Chin J Plant Ecol ›› 2005, Vol. 29 ›› Issue (6): 1029-1037.DOI: 10.17521/cjpe.2005.0128

• Research Articles • Previous Articles     Next Articles


LU Ping, SANG Wei-Guo*(), MA Ke-Ping   

  1. Laboratory of Quantitative Vegetation Ecology, Institute of Botany, Chinese Academy of Sciences, Beijing 100093, China
  • Received:2004-08-09 Accepted:2005-01-06 Online:2005-09-30 Published:2005-09-30
  • Contact: SANG Wei-Guo


Eupatorium adenophorum, native to Mexico and Costa Rica of Central America, is a worldwide noxious invasive weed. It occurs throughout many terrestrial areas of the world and is especially rampant in Southeast Asia, Hawaii (U.S.), New Zealand, Australia, and the Pacific Islands. Since its invasion to China from the boundaries of Vietnam and Burma, the speed of its spread has been faster than anticipated, particularly in the southern and southwestern parts of the country. Presently, E. adenophorum can be found in Chongqing, Yunnan, Sichuan, Guizhou, Tibet, Guangxi, Taiwan and Hubei Provinces. A rough estimate of the annual spreading rate of E. adenophorum is about 10-60 km from south to north and from west to east in China. It is considered a threat to local economy and biodiversity. As a result, an increasing number of Chinese scientists have become interested in studying this species and much progress in understanding the biology and ecology of this species has been made to date. In particular, much is known about the underlying mechanisms of its invasion biology.
This paper reviews some of the hot research topics of this invasive species in China, including its distribution, predicting its potential distribution, the mechanisms underlying its invasion and spread, and methods for control and elimination. The distribution of this invasive plant in China has been mapped and its potential distribution has been predicted using a computer model based on climatic factors.
Among current research efforts, understanding the mechanisms underlying its invasion and spread is one of the hottest topics. Recent research also has studied the patterns of genetic variation within populations of the invasive weed, novel biochemical mechanisms of interspecies interactions, biological characteristics of the invasive species that explain its highly successful spread, e.g., small seed size, persistent soil seed bank, high offspring production, potential long-distance dispersal of propagules, vegetative reproduction, relatively high CO2 fixation capacity, shade tolerance, high adaptive ability, and tight link of life-history traits with climatic rhythm.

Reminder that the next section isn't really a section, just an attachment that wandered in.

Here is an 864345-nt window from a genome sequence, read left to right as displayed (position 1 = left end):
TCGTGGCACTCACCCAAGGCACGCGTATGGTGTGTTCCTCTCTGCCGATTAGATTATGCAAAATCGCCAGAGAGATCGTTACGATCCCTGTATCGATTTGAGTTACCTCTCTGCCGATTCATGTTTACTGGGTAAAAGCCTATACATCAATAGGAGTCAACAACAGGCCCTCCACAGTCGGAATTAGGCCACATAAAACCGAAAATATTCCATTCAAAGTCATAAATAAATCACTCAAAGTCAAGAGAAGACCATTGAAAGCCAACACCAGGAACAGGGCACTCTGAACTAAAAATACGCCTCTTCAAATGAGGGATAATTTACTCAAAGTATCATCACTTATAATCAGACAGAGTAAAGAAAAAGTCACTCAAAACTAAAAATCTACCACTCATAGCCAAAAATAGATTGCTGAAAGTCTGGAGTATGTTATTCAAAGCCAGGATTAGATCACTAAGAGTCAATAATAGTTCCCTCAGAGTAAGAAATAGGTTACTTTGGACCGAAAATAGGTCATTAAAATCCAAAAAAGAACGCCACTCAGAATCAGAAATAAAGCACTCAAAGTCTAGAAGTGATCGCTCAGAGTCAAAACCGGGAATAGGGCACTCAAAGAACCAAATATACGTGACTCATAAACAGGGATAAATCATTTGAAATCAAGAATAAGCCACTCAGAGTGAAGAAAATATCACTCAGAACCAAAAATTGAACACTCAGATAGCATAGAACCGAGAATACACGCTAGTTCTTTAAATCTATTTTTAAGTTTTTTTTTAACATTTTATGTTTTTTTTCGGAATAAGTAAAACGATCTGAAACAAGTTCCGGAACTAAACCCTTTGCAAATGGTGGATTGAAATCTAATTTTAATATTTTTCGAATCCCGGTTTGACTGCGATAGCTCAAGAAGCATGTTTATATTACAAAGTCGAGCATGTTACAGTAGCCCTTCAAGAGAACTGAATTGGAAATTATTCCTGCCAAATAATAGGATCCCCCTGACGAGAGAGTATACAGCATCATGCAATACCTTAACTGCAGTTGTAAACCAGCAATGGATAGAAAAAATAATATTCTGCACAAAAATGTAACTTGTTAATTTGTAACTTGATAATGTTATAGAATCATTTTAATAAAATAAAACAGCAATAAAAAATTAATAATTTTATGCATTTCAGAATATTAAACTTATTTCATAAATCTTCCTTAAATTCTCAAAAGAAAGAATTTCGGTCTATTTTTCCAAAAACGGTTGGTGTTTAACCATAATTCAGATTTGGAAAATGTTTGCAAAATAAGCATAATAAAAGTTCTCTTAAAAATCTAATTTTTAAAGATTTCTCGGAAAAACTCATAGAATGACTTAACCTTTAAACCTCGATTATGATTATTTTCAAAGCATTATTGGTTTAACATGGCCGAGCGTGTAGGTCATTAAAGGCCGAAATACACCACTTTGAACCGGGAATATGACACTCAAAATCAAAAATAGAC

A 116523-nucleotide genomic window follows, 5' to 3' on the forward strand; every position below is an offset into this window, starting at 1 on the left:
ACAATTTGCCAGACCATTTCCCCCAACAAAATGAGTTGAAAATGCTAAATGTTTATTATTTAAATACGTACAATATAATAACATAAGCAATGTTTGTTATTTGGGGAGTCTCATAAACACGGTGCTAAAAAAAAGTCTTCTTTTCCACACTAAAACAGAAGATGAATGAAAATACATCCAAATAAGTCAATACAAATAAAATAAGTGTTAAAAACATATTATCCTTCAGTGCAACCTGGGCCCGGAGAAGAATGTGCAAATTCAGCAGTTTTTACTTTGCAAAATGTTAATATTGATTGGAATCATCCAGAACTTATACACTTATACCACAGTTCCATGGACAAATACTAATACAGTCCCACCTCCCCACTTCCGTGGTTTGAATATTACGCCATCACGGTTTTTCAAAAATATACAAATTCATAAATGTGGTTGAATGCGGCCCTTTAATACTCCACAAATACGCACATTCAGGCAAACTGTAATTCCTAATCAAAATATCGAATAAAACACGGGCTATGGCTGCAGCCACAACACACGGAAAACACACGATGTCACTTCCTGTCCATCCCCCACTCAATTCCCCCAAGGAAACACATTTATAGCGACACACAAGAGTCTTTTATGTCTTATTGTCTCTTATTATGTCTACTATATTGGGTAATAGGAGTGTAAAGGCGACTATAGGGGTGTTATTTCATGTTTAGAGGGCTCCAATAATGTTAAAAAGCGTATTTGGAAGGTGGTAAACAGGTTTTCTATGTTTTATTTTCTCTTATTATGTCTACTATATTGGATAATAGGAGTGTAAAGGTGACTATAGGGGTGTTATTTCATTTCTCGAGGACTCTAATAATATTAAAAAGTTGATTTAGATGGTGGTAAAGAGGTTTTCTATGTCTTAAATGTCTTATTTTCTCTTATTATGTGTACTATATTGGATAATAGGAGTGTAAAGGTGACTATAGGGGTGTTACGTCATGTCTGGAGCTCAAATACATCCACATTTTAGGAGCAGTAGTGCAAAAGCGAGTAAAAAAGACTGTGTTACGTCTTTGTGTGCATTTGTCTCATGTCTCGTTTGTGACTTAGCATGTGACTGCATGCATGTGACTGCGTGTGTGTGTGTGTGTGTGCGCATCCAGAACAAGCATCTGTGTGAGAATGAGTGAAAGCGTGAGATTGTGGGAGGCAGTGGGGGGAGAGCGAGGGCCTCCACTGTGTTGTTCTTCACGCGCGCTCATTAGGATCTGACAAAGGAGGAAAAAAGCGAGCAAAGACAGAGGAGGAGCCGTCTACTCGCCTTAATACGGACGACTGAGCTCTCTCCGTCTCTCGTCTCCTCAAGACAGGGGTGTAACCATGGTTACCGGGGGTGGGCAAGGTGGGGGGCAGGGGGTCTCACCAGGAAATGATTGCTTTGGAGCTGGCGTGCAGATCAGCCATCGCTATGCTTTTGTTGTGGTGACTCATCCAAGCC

Although much progress in understanding the biology and ecology of this species has been achieved, there have been no dramatic breakthroughs on how to control E. adenophorum so far. At present, control methods of E. adenophorum are divided into three general categories: manual, chemical and biological control. Biological control is considered the most promising sustainable control strategy for this weed. Several natural enemies and pathogens have been reported that might be able to control the reproduction of this weed, such as Procecidochares utilǐs, Cercospora eupatorii and Alternaria alternata.
The current status of research on the invasive species, E. adenophorum, was reviewed in this paper. Five areas of future research have been proposed: 1) modeling long-distance seed dispersal; 2) allelopathic mechanisms of invasion; 3) ecophysiological adaptations of the invasive species; 4) breeding system of the invasive species; and 5) effective biological control of the invasive species, especially the potential role of genetically engineered fungi.

Key words: Eupatorium adenophorum, Distribution, Invasion mechanisms, Biological control